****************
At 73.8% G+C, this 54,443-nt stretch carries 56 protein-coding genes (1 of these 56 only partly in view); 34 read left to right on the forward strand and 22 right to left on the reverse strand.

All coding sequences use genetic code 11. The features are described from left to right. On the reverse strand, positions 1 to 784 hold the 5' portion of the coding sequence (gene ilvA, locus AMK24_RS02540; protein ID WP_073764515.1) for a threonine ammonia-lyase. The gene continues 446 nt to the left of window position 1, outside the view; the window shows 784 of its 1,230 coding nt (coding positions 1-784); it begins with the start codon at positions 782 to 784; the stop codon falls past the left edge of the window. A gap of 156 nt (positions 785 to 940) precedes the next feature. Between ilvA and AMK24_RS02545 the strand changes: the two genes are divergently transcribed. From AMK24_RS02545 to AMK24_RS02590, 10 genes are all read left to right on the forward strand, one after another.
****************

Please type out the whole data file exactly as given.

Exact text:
At 73.8% G+C, this 54,443-nt stretch carries 56 protein-coding genes (1 of these 56 only partly in view); 34 read left to right on the forward strand and 22 right to left on the reverse strand.

All coding sequences use genetic code 11. The features are described from left to right. On the reverse strand, positions 1 to 784 hold the 5' portion of the coding sequence (gene ilvA, locus AMK24_RS02540; protein ID WP_073764515.1) for a threonine ammonia-lyase. The gene continues 446 nt to the left of window position 1, outside the view; the window shows 784 of its 1,230 coding nt (coding positions 1-784); it begins with the start codon at positions 782 to 784; the stop codon falls past the left edge of the window. A gap of 156 nt (positions 785 to 940) precedes the next feature. Between ilvA and AMK24_RS02545 the strand changes: the two genes are divergently transcribed. From AMK24_RS02545 to AMK24_RS02590, 10 genes are all read left to right on the forward strand, one after another.